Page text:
Avoiding spoilers - who is to blame?

Published January 19, 2012

Last weekend, I wrote up my reaction to the second episode of the latest series of Sherlock (got another post coming on the final episode just finding the time/gathering my thoughts), and prompted this reaction.

Thank you for the wonderful SPOILER. GOOD JOB.

Ever heard of a spoiler warning?

Thankfully, I have a pretty prominent spoiler alert at the very top of the post, so I feel like I did my part in trying to avoid this exact situation. Even so, I do feel slightly dismayed to think I’ve spoiled someone else’s enjoyment of the show - it’s such a good one.

As a conscientious blogger, I try to put in a threefold strategy to avoid people being spoiled.

  1. Make the title as specific as it can be, including series and episode numbers. You don’t want to think you’re reading a generic post about Sherlock or Doctor Who, only to find information about an episode you haven’t watched yet. The title should be the first barrier to people who are trying to stay in the dark on the episode in question.
  2. A Spoiler Alert banner. I have spoiler alerts for Doctor Who, Sherlock and Film Watch, even when the movies are years and years old. If I’m writing about TV that doesn’t have a banner, I do try and incorporate spoiler warnings into the text itself. I know that images may not show up for everyone everywhere, but it’s a more elegant solution and as part of this three-pronged attack, is normally good enough.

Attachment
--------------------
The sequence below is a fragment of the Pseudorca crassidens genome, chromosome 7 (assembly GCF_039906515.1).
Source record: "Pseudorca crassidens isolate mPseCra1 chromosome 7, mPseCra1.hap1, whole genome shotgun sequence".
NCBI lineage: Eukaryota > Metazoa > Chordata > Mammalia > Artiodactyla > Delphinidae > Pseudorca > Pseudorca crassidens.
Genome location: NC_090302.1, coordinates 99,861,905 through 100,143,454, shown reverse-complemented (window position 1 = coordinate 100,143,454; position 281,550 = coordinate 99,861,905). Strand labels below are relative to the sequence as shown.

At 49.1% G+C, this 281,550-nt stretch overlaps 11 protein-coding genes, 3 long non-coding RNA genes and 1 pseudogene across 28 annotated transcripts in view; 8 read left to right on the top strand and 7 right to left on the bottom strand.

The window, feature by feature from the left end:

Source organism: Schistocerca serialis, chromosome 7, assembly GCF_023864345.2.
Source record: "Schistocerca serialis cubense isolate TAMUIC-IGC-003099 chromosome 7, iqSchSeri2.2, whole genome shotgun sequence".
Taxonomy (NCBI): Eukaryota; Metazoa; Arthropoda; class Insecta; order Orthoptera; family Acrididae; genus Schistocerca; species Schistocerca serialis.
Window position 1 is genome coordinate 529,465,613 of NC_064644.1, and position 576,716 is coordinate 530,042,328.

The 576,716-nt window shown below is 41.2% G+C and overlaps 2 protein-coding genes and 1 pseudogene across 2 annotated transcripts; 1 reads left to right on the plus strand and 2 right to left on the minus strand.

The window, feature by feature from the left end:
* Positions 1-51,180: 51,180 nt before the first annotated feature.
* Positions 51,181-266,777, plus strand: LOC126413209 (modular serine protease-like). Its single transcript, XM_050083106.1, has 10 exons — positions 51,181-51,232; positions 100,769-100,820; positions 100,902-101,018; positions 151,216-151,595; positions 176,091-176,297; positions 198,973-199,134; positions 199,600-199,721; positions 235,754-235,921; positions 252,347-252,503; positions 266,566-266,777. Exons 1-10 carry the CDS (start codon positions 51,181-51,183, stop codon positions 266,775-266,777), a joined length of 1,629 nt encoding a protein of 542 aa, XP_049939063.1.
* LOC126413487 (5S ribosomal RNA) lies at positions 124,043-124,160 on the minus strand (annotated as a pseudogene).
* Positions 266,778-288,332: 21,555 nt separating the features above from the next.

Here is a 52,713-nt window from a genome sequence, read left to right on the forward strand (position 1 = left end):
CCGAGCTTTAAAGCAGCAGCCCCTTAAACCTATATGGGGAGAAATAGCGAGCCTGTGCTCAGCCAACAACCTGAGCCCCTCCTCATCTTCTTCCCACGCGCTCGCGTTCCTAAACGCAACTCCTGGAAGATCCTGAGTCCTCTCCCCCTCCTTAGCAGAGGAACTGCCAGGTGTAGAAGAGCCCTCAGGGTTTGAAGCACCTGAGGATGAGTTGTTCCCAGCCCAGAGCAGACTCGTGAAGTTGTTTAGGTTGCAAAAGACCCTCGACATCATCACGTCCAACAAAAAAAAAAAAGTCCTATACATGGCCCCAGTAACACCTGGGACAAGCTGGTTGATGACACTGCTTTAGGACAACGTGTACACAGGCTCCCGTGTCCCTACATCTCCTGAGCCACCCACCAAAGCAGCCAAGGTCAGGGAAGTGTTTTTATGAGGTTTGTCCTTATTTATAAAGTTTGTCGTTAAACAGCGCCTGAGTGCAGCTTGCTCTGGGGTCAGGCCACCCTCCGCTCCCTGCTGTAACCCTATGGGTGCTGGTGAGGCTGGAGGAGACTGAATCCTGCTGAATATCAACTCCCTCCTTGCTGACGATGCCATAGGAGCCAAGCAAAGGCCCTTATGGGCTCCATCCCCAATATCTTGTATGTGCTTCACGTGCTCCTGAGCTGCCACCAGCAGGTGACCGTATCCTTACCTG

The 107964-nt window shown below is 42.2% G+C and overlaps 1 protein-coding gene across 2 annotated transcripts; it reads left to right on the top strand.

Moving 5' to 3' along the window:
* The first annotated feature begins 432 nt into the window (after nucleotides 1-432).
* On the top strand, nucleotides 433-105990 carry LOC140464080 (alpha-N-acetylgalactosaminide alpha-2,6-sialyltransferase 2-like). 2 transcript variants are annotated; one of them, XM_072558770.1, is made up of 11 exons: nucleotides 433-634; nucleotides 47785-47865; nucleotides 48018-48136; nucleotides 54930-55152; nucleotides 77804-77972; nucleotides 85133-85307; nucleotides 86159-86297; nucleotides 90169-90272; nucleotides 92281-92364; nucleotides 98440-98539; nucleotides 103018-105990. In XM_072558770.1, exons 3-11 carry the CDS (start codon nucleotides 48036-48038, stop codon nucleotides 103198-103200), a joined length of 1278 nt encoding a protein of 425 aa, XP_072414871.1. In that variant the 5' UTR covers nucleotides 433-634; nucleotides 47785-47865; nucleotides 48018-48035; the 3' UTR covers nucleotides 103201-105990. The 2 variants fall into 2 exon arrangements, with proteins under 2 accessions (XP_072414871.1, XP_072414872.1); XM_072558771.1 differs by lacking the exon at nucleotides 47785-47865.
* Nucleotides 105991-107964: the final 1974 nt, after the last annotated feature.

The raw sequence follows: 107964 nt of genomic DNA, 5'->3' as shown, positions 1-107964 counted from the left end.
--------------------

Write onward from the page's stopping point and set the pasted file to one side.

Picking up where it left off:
3. No spoilers in the first paragraph or two. Some people don’t read titles, and I don’t want the first words to reveal the end of an episode in bold letters with exclamation points. Breaking into the post gently gives readers time to realise what they are looking at and turn away if they want to.

I hope that those are enough to keep the majority of people from being spoiled, but I also think that at some point you have to take responsibility for your own ability to stay unspoiled. There’s plenty of scope for debate on how old a film should be before it becomes common knowledge (Sixth Sense?), and how awkward it is that TV companies still don’t understand the idea of a global community. Apparently Sherlock is not on until May in the US, which makes avoiding spoilers that much harder.

I do think, though, that if something has already been released then the onus is on you not to be spoiled. Assuming you’re not reading a post about baking lasagne and being spoiled on your favourite TV show, then it’s up to you to avoid the good stuff.

I knew that I was behind the times on the final episode of Sherlock, so I signed off the internets for 24 hours until I could catch up. I loitered on my Twitter mentions page, and that was all. It was painful, but it meant that much to me. It was the same with the finale of LOST, which I said we’d never speak of again, but forced both Mr C and myself off the internet for several days. In that instance, it wasn’t worth it, but it would have been much worse if we’d read the end before we’d seen it.

It’s a tricky subject, one that is full of shades of grey and great arguments. It comes up often in conversation on Sidepodcast, because watching sports delayed is a challenge. Ultimately, I think spoilers are a fact of life, and you can do your best to ward them off, but the odd one is always going to slip through.

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